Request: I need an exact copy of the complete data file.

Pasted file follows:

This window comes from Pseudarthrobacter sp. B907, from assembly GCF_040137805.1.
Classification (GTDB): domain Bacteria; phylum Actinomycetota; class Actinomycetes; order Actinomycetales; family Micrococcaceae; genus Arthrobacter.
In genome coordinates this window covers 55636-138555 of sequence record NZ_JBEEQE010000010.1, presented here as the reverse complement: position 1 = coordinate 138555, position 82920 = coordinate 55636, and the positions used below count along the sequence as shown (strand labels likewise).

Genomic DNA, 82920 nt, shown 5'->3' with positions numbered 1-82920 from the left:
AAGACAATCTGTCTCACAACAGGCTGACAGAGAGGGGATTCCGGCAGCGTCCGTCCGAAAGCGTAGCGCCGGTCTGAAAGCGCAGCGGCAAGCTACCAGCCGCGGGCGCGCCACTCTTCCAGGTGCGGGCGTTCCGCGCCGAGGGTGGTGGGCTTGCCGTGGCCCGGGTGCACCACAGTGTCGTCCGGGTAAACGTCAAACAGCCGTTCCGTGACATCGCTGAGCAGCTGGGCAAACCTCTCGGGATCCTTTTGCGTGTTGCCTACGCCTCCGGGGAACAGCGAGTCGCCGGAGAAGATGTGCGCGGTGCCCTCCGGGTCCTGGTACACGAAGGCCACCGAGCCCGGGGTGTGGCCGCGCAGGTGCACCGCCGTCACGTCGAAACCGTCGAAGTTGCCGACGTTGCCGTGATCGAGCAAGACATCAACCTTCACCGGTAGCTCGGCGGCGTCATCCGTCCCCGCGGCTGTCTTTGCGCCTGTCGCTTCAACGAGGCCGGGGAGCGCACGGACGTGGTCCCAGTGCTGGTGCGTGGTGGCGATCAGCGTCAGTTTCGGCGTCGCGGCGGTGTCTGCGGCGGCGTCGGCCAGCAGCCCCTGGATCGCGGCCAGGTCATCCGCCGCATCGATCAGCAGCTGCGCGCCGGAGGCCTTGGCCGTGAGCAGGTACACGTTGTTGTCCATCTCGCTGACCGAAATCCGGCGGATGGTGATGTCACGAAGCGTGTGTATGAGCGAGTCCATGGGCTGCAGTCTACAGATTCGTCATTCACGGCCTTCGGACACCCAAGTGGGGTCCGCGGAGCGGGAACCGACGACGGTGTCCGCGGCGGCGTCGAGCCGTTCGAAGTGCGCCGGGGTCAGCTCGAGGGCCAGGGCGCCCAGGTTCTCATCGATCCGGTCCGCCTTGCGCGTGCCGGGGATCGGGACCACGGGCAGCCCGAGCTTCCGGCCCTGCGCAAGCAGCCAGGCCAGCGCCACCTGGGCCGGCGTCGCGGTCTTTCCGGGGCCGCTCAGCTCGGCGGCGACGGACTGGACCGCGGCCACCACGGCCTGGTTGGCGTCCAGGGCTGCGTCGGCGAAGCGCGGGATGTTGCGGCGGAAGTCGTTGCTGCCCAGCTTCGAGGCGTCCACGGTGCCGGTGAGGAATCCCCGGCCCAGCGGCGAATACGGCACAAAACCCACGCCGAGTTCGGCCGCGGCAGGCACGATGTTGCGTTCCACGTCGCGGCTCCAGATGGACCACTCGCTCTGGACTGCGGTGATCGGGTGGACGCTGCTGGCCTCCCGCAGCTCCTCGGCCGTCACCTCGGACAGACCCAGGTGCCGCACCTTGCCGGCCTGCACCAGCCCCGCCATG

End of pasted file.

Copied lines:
This window comes from Pseudarthrobacter sp. B907, from assembly GCF_040137805.1.
Classification (GTDB): domain Bacteria; phylum Actinomycetota; class Actinomycetes; order Actinomycetales; family Micrococcaceae; genus Arthrobacter.
In genome coordinates this window covers 55636-138555 of sequence record NZ_JBEEQE010000010.1, presented here as the reverse complement: position 1 = coordinate 138555, position 82920 = coordinate 55636, and the positions used below count along the sequence as shown (strand labels likewise).

Genomic DNA, 82920 nt, shown 5'->3' with positions numbered 1-82920 from the left:
AAGACAATCTGTCTCACAACAGGCTGACAGAGAGGGGATTCCGGCAGCGTCCGTCCGAAAGCGTAGCGCCGGTCTGAAAGCGCAGCGGCAAGCTACCAGCCGCGGGCGCGCCACTCTTCCAGGTGCGGGCGTTCCGCGCCGAGGGTGGTGGGCTTGCCGTGGCCCGGGTGCACCACAGTGTCGTCCGGGTAAACGTCAAACAGCCGTTCCGTGACATCGCTGAGCAGCTGGGCAAACCTCTCGGGATCCTTTTGCGTGTTGCCTACGCCTCCGGGGAACAGCGAGTCGCCGGAGAAGATGTGCGCGGTGCCCTCCGGGTCCTGGTACACGAAGGCCACCGAGCCCGGGGTGTGGCCGCGCAGGTGCACCGCCGTCACGTCGAAACCGTCGAAGTTGCCGACGTTGCCGTGATCGAGCAAGACATCAACCTTCACCGGTAGCTCGGCGGCGTCATCCGTCCCCGCGGCTGTCTTTGCGCCTGTCGCTTCAACGAGGCCGGGGAGCGCACGGACGTGGTCCCAGTGCTGGTGCGTGGTGGCGATCAGCGTCAGTTTCGGCGTCGCGGCGGTGTCTGCGGCGGCGTCGGCCAGCAGCCCCTGGATCGCGGCCAGGTCATCCGCCGCATCGATCAGCAGCTGCGCGCCGGAGGCCTTGGCCGTGAGCAGGTACACGTTGTTGTCCATCTCGCTGACCGAAATCCGGCGGATGGTGATGTCACGAAGCGTGTGTATGAGCGAGTCCATGGGCTGCAGTCTACAGATTCGTCATTCACGGCCTTCGGACACCCAAGTGGGGTCCGCGGAGCGGGAACCGACGACGGTGTCCGCGGCGGCGTCGAGCCGTTCGAAGTGCGCCGGGGTCAGCTCGAGGGCCAGGGCGCCCAGGTTCTCATCGATCCGGTCCGCCTTGCGCGTGCCGGGGATCGGGACCACGGGCAGCCCGAGCTTCCGGCCCTGCGCAAGCAGCCAGGCCAGCGCCACCTGGGCCGGCGTCGCGGTCTTTCCGGGGCCGCTCAGCTCGGCGGCGACGGACTGGACCGCGGCCACCACGGCCTGGTTGGCGTCCAGGGCTGCGTCGGCGAAGCGCGGGATGTTGCGGCGGAAGTCGTTGCTGCCCAGCTTCGAGGCGTCCACGGTGCCGGTGAGGAATCCCCGGCCCAGCGGCGAATACGGCACAAAACCCACGCCGAGTTCGGCCGCGGCAGGCACGATGTTGCGTTCCACGTCGCGGCTCCAGATGGACCACTCGCTCTGGACTGCGGTGATCGGGTGGACGCTGCTGGCCTCCCGCAGCTCCTCGGCCGTCACCTCGGACAGACCCAGGTGCCGCACCTTGCCGGCCTGCACCAGCCCCGCCATG